Pittsburgh There were many affecting scenes at this month’s ceremony in the Pennsylvania meadow where the 40 men and women who became the heroes of Flight 93 before they became the victims of Flight 93 were commemorated. There were the tearful reunions of the surviving families. There were the pensive moments as hundreds of Americans, scarred by what happened there nine years ago, looked out upon the vast Shanksville field where a $60 million memorial is to be constructed. And there was one memorable embrace.
Reaching up from the right was Laura Bush, wife of the 43rd president of the United States. Leaning down from the left was Michelle Obama, wife of the 44th president. Bush saluted her successor as a woman “who serves our country with such grace.” Obama returned the compliment, thanking Bush “for all of her work to help our nation heal in the days and months after the attacks.”
Scholars and commentators have remarked much upon the nature of the modern president. None since George H.W. Bush served in war. All were marked by Watergate. The last three presidents came of age in a time of negative politics. They all governed in polarized time when politics got personal.
A new breed
But less noted is the new breed of first lady, exemplified by the two women who joined the mourners at Shanksville and by their predecessor, Hillary Rodham Clinton, now the secretary of state, who was at that hour preparing for another Middle East peace mission. Gone — or displaced to the American scrapbook — are the women in housecoats (Mamie Eisenhower) and Republican cloth coats (Pat Nixon).
Of all the changes in the character of the White House in the past half generation, this might be the most remarkable: For nearly the past 18 years, Americans have had first ladies who possessed graduate degrees (Yale Law School, University of Texas, Harvard Law School).
But with all that change there remains one constant. Just as the presidency is remade with each occupant, so too is the role of the presidential spouse.
“It all depends on her own personal experiences and whether she wants to use those personal experiences,” says Carl Sferrazza Anthony, the historian of the National First Ladies Library, located in the home of Ida McKinley in Canton, Ohio. “The issues they face reflect the time in which they live — and women’s roles are continuing to evolve.” So much so, in fact, that had Clinton won the presidency two years ago, her husband, Bill Clinton, would have become the first spouse.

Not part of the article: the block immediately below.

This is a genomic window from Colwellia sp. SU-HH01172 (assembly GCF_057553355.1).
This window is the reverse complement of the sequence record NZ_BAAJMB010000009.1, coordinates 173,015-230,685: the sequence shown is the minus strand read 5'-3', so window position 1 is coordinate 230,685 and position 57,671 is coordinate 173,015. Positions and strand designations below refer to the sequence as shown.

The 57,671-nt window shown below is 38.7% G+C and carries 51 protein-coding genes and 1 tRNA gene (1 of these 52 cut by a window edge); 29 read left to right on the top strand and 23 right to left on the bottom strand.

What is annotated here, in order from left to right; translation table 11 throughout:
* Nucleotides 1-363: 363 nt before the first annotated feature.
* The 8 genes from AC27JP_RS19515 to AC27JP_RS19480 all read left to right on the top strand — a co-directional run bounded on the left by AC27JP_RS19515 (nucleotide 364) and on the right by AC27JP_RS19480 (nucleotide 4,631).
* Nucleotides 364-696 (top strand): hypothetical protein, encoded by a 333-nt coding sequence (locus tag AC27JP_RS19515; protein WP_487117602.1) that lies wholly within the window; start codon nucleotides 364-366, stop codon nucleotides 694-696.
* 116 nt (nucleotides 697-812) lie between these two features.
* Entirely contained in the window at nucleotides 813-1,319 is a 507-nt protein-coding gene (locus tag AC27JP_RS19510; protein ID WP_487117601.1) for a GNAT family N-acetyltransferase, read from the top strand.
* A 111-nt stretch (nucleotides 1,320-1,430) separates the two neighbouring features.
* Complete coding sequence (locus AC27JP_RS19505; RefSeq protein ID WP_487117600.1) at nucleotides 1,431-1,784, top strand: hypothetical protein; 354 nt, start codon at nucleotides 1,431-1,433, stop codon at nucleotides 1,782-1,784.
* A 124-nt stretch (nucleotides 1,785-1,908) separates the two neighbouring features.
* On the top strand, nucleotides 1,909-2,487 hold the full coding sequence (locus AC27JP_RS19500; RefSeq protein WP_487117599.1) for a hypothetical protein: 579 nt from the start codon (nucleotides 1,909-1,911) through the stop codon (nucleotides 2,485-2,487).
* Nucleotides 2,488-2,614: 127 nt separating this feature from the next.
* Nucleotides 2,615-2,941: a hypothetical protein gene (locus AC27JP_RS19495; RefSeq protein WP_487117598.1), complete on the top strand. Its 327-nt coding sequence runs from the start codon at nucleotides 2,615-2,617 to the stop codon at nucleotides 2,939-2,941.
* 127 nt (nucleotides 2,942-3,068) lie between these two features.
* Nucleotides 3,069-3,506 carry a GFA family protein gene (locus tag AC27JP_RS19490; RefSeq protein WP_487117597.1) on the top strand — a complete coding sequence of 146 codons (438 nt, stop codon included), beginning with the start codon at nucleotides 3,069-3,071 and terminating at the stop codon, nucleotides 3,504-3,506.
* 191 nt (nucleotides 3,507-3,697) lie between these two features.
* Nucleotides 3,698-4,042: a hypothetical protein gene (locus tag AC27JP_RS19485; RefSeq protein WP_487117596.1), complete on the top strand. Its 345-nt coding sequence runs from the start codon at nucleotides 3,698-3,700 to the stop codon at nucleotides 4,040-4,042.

Clinton had big impact
Clinton herself reshaped the role of first lady dramatically. In her first year in the White House, the president asked his wife to run his biggest domestic priority, the overhaul of the health care system. When that failed, Clinton took up a new effort, speaking around the world about the role of women in homes and workplaces — a theme she has continued while secretary of state. Then, amid the winds of the impeachment struggle, she defended her husband ardently even as she nursed her own hurts privately.
None of this was without thought. Like her husband, who studied his predecessors in the White House with unusual attention to detail, Clinton studied the women who came before her. What struck her from the start was that many of them had far more important roles than either history or folklore suggested, that they were advisers to their husbands, that they were interested in policy and that they had interests of their own — and this was not only Abigail Adams and Dolley Madison.
“She didn’t study them to emulate them,” says Lissa Muscatine, who has worked on and off for Clinton for 17 years, “but looked to them for inspiration.”
Clinton’s greatest lesson: Each of these first ladies was her own woman, thriving in an unusual job that has no portfolio but many expectations.
Clinton came in as the first presidential spouse with a profession of her own and in the course of eight years broke many barriers. She was the first to have an office in the West Wing, for example, and her chief of staff held the title of assistant to the president — no small symbol in Washington, which watches such things with unfathomable but abiding fascination.
Yet time and time again, those who know her say, Clinton remarked that she didn’t care if other first ladies followed her particular example. She said she wanted only for them to have a choice of what role to play.
A special bond
Just as presidents have an exclusive club that draws them together despite their political differences — Gerald R. Ford and Jimmy Carter became devoted friends after their bitter 1976 campaign, as the elder Bush and Clinton did after their bruising 1992 campaign — the first ladies share a bond.
Bess Truman and Mamie Eisenhower were friends despite the public enmity of their husbands. Lady Bird Johnson and Pat Nixon, who met as congressional spouses, were close. Ida McKinley often included Julia Grant, Lucretia Rudolph Garfield and Harriet Lane (the niece and de facto first lady of James Buchanan, the only bachelor president) at White House social gatherings.
But the relationship between the last two first ladies is extraordinary. When Bush left the White House, Obama handed her a gift — a pen and a journal, presumably for Bush’s memoirs. It was an unprecedented step, a gentle grace note to the Inaugural ritual.
“It’s like a club,” Bush said of the role of first lady. “Very few people have been in that position. I sympathize with (Obama), and I also know what it is like.”
But the truth is, both Laura Bush and Michelle Obama have changed what it is like. So will their successors.